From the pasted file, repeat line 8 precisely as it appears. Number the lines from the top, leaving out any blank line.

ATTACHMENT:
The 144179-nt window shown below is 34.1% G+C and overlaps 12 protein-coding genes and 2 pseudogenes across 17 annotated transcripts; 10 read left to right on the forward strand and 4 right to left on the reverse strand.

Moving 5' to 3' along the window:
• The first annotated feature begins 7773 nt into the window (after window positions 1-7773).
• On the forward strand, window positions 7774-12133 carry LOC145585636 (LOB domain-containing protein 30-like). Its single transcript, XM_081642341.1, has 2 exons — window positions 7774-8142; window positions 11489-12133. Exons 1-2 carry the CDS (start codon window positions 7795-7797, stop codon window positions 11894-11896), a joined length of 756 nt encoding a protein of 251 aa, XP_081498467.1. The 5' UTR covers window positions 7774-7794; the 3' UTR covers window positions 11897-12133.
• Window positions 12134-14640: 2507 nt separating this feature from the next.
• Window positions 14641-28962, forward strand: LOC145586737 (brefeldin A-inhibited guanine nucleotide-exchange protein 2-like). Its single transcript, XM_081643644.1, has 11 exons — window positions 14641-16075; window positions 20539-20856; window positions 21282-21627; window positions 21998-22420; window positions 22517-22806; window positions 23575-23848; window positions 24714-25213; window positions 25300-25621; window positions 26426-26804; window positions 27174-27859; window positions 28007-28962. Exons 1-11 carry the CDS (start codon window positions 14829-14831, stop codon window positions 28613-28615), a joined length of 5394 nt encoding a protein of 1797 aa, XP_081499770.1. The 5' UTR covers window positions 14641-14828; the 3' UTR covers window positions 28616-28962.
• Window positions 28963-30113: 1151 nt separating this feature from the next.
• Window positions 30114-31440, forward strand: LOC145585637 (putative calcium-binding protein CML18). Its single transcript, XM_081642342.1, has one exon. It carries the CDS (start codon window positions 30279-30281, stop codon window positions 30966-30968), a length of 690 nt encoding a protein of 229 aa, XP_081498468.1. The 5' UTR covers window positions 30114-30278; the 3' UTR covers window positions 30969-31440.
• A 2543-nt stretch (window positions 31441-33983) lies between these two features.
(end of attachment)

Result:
• Window positions 30114-31440, forward strand: LOC145585637 (putative calcium-binding protein CML18). Its single transcript, XM_081642342.1, has one exon. It carries the CDS (start codon window positions 30279-30281, stop codon window positions 30966-30968), a length of 690 nt encoding a protein of 229 aa, XP_081498468.1. The 5' UTR covers window positions 30114-30278; the 3' UTR covers window positions 30969-31440.